If you like to eat, you can thank a bee. Whether it grows out of the ground or from a tree, many of the fruits, vegetables, nuts, and grains that keep us strong and healthy rely on bees to reproduce. In addition, bees produce honey, one of the healthiest and most natural sweeteners on the planet.
Because bees are so beneficial to humans, beekeeping has become one of the fastest growing hobbies in the world. More and more people are setting up hives in their backyards, or even on fire escapes and rooftops in urban settings, to take advantage of honey, beeswax, royal jelly, or even just for a little help with their home gardens.
Some people profit from these products, or from renting out their hives to pollinate farmers’ fields, while others do it just for personal use. As bee populations in North America and elsewhere decline due to a combination of factors from parasites to pesticides, many are starting hives as a way to save these important insects from extinction. Your level of involvement depends on how many bees you’d like to keep, and how much time you plan to spend on them.
People have been keeping bees domestically for thousands of years, and though the practices have changed drastically in that time, keeping bees is still a fairly simple, low-tech hobby.
The basic tools are protective clothing (to keep from getting stung), one or more hives (usually a specially designed wooden box), a smoker to calm the bees, and a few tools for extracting honey, beeswax, and other valuable products from your hive.
You’ll need to purchase this equipment — and the bees, themselves — from a specialty beekeeping supply store. The staff at these stores are knowledgeable and enthusiastic about teaching their hobby to others. Don’t be afraid to ask plenty of questions. These people, along with any other beekeepers you may find in your area, will be you greatest resource. There are also numerous books on the subject you can consult to help you get started. Just check your local library or bookstore.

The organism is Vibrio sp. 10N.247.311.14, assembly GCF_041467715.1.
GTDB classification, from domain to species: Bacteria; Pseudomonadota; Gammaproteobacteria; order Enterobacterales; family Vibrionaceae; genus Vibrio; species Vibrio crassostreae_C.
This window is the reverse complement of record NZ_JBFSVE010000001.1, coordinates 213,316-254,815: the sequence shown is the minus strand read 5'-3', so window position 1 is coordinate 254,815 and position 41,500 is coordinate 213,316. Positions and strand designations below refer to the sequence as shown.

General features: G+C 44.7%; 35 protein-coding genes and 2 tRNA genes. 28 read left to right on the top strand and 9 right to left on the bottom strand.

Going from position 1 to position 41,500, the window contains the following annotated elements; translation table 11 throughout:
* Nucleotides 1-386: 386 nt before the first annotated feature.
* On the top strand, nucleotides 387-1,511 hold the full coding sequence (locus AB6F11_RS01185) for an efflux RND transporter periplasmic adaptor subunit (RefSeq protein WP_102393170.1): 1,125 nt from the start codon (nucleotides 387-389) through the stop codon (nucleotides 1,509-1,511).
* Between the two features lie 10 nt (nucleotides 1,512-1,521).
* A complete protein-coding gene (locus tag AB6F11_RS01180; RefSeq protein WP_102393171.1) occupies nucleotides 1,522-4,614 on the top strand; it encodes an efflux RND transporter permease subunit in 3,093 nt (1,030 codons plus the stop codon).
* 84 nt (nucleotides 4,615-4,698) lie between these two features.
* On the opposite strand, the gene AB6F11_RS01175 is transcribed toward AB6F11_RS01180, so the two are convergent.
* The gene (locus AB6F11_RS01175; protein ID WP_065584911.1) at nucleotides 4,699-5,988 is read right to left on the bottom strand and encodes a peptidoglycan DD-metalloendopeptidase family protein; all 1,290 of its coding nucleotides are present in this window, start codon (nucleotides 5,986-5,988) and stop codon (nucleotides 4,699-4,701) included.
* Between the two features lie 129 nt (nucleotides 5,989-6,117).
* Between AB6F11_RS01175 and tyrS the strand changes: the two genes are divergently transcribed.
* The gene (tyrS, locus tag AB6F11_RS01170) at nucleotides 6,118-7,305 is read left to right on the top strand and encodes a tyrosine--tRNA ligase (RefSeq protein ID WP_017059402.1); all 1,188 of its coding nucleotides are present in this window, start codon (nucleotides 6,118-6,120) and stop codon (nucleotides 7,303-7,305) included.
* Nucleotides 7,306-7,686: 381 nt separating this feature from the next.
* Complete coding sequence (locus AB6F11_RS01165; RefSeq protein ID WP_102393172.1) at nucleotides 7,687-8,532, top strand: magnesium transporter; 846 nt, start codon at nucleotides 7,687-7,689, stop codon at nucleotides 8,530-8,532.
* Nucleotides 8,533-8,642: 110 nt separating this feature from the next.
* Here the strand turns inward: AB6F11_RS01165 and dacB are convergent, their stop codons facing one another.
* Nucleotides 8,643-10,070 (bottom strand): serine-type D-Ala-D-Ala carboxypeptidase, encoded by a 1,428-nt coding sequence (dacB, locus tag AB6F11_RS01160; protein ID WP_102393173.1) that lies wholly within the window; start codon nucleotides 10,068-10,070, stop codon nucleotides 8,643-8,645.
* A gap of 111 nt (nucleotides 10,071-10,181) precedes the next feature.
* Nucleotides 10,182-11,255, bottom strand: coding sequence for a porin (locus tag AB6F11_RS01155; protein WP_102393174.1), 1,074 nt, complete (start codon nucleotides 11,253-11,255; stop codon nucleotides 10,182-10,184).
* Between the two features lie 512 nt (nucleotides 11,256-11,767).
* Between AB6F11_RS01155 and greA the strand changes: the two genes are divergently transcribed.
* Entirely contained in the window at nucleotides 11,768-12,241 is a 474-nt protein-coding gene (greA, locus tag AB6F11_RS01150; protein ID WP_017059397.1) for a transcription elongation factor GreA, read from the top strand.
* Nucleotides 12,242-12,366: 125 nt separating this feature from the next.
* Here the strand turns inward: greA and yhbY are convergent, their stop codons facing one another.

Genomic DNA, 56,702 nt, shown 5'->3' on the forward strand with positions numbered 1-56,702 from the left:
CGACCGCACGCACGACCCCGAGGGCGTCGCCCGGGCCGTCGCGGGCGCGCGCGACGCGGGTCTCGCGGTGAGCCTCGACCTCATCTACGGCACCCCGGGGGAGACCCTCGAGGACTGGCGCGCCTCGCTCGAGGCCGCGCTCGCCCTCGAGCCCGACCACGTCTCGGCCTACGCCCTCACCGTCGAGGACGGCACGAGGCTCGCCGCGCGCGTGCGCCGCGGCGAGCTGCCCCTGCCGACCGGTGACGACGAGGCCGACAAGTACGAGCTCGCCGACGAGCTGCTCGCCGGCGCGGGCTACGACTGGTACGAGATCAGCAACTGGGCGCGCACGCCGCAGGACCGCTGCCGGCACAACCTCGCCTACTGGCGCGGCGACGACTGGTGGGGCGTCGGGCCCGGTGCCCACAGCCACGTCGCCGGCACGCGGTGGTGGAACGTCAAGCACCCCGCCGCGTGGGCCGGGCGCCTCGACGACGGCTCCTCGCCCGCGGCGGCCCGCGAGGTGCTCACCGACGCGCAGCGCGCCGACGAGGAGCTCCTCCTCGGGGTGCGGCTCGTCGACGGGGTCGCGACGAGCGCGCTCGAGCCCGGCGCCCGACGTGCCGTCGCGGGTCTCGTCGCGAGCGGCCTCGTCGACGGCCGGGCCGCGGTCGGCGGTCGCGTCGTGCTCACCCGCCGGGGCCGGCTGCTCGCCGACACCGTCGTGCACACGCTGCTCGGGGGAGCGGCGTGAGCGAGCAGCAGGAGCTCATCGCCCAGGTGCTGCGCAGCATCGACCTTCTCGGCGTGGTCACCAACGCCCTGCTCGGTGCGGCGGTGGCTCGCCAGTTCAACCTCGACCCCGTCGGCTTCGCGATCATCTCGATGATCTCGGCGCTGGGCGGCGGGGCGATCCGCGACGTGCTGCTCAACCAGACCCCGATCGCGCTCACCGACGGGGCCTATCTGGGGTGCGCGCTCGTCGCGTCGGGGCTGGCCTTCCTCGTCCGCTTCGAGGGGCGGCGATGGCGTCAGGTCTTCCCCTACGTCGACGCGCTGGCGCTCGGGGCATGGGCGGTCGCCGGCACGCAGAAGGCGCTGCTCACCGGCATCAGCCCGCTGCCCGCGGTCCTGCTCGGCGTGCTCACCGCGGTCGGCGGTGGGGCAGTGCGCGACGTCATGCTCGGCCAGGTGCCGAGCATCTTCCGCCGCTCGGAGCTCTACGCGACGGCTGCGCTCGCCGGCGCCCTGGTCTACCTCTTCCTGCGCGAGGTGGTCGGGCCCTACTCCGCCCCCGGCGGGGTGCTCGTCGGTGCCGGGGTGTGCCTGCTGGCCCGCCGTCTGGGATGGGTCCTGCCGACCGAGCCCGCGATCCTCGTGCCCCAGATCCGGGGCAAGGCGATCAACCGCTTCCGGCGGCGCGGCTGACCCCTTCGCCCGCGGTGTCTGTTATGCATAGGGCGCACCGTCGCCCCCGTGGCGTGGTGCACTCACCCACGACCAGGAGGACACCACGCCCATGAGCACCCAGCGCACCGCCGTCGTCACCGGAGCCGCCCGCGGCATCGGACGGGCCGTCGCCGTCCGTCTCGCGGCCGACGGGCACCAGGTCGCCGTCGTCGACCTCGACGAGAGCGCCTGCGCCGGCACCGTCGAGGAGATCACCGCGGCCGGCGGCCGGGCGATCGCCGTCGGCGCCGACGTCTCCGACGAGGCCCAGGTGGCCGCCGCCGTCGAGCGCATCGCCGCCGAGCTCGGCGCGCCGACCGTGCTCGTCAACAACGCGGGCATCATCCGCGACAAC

A basic hive set-up requires only a few hours of attention each week, for harvesting honey, checking on the health of your colony, and doing any necessary maintenance on your hive structure.
Depending on the size and number of your hives, beekeeping need not take up a lot of room. A sheltered corner of a suburban backyard is more than enough space for a small set-up. A small decorative water garden will ensure that your bees have plenty of fresh drinking water if you don’t live near a pond or other natural source. A bee garden, featuring a variety of feeder plants, makes a nice complement to a hive, but is not truly necessary. Bees will travel over several miles to find a good food source.
Of course, beekeepers living in the city or suburbs need to take a few extra precautions to ensure that their bees don’t become a nuisance. Building a six foot fence next to your hive will keep their flight path above most people’s heads to minimize incidental collisions, and will also protect the bees from drafts.
With a few precautions, though, beekeeping can be a rewarding hobby for people of all ages, and from all walks of life.